It’s hard for most of us to ask people for money—even on behalf of worthwhile causes—yet there are some people for whom it seems a natural extension of their interests and personality.
Such is the case with Palm Desert resident Gailya Brown—a woman who has truly found her calling.
Brown was born in Texas and moved to Southern California at the age of 4. She was raised in the Riverside area in a religious family; her dad was a pastor, and her mom, whom Brown describes as brilliant but a bit intense and eccentric, was a teacher who became a librarian.
“My mom went back to school to get a master’s degree,” says Brown, “and she was a serious career woman. The message I got from my mom was to have empathy and compassion for others, because otherwise, I could lose my self.
“My dad was a devout Christian and really lived it. He was laid back and practical, and despite being a preacher, he rarely spoke much. One thing I remember most was that he was a baseball addict! He gave me a sense of balance about life, especially since he always made time to play. Following that example was hard for me. I was more like my mom.
“I also have a younger brother who has worked in the nonprofit world his whole life, on issues like racial and social justice. He’s focused on serving humanity. “
After earning a degree in English at California Baptist College (now California Baptist University), Brown went on to get a master’s degree in theater at Baylor University in Texas.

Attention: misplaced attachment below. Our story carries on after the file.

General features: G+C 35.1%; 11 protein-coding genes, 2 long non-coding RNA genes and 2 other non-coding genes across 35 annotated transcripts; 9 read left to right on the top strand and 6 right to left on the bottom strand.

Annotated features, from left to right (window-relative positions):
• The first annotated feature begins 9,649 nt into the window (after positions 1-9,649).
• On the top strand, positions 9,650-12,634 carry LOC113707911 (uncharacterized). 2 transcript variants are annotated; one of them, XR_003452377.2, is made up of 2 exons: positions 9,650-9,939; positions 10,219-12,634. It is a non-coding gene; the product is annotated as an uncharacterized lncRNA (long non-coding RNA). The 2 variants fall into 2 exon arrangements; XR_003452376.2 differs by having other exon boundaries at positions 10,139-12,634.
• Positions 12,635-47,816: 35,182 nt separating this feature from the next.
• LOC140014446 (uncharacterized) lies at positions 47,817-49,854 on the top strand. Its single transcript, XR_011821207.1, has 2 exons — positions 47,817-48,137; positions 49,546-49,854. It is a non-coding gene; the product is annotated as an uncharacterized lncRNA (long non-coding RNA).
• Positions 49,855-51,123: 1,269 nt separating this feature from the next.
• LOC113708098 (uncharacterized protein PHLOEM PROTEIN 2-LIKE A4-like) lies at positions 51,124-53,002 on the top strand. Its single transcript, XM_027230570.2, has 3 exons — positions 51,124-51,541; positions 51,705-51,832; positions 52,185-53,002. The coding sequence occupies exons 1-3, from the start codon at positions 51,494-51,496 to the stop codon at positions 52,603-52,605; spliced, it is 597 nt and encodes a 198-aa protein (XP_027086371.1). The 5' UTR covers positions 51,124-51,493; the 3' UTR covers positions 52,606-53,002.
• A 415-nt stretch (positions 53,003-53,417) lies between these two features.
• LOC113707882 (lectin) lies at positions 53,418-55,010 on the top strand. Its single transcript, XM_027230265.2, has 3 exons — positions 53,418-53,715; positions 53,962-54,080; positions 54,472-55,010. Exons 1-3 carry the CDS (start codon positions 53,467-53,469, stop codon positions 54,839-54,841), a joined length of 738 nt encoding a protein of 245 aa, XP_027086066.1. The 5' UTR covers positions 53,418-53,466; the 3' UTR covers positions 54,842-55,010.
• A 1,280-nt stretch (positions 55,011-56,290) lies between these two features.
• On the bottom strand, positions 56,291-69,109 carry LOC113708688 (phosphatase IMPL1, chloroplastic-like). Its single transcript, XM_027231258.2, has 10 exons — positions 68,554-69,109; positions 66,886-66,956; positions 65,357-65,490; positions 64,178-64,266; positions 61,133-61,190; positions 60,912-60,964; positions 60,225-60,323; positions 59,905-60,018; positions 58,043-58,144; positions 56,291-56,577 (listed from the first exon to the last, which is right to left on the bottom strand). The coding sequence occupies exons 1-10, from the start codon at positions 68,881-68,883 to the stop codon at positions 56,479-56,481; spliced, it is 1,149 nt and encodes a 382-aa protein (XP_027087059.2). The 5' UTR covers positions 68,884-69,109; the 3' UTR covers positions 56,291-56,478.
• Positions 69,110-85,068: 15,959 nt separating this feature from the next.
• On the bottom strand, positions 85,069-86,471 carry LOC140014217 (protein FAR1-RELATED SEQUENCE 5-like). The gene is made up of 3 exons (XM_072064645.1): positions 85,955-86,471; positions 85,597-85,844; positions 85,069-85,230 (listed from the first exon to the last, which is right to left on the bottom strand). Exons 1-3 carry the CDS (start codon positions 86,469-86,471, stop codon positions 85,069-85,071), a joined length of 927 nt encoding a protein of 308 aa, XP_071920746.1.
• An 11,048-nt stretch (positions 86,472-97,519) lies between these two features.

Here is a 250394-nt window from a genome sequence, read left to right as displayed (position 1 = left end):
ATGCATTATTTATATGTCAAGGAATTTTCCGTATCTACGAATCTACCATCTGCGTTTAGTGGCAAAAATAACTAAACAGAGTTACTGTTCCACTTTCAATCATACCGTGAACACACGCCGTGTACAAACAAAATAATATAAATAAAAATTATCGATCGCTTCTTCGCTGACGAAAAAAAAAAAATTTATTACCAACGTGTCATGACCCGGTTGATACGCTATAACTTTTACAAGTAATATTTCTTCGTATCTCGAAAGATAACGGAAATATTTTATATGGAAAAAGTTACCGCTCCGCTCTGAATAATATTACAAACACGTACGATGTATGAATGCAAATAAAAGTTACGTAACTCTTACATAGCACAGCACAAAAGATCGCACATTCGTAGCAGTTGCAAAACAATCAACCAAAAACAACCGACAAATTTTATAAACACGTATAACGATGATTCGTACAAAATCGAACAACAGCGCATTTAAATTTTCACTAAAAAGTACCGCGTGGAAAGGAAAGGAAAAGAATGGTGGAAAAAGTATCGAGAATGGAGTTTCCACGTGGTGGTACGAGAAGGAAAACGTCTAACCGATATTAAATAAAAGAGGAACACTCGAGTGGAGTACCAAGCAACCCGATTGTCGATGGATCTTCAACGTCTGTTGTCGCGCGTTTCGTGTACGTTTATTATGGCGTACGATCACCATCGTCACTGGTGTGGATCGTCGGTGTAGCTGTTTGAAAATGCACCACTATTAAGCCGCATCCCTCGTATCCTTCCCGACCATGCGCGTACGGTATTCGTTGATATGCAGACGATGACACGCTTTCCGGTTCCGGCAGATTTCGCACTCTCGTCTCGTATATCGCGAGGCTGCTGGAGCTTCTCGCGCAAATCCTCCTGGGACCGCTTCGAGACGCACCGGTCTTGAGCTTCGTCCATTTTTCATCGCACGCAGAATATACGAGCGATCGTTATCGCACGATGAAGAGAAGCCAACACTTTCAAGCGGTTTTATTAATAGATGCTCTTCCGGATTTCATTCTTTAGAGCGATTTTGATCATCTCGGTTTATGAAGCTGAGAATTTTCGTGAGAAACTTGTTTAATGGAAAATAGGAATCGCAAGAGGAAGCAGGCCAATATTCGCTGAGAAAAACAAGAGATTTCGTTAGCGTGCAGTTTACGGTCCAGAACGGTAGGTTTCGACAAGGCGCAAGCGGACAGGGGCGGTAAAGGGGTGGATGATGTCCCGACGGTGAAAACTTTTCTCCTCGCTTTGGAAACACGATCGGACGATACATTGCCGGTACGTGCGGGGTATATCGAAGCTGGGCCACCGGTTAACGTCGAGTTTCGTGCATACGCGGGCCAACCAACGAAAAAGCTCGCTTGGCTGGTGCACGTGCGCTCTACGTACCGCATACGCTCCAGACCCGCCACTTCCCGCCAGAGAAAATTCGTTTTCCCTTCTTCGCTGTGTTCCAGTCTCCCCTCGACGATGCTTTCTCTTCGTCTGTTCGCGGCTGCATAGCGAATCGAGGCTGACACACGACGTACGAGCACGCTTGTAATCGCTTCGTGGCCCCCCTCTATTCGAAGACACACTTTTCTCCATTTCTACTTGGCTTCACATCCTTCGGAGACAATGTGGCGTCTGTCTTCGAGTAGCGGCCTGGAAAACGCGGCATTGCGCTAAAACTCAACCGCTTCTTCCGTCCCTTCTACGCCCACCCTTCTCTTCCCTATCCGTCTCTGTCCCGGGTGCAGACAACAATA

“As a kid, I wanted to be an actress,” says Brown. “I always had an intense fantasy life, and I did act a little in school, but I was too much a Baptist pastor’s daughter. My first jobs were in retail—behind a candy counter or as a sales clerk. I worked in television doing program development for about 15 years, but it’s an uncertain business, so in 1994, I started doing consulting and marketing for nonprofits, doing grant-writing. I realized that maybe I could turn that into a real job. I’ve found that whether it’s writing thank-you letters, scripts or funding proposals, writing is such an important skill.”
Brown became an assistant to the chairman of the board of the Los Angeles Music Center. “I learned what nonprofits were really about, and I really regretted not having found out much sooner. It became my calling,” she says.
Brown was involved in the funding campaign that built the Walt Disney Concert Hall in downtown Los Angeles, and in developing the Younes and Soraya Nazarian Center for the Performing Arts at California State University, Northridge, which she describes as one of the most beautiful performing-arts centers anywhere.
“I’m SO proud of that one,” she says.
In the desert, Brown has worked with the Dezart Performs theater company, OneFuture Coachella Valley, Habitat for Humanity of the Coachella Valley, and Palm Springs Concerts. She has done consulting on fund-development campaigns, major-gift and capital-campaign planning, donor-recognition programs, and writing services that go beyond fundraising.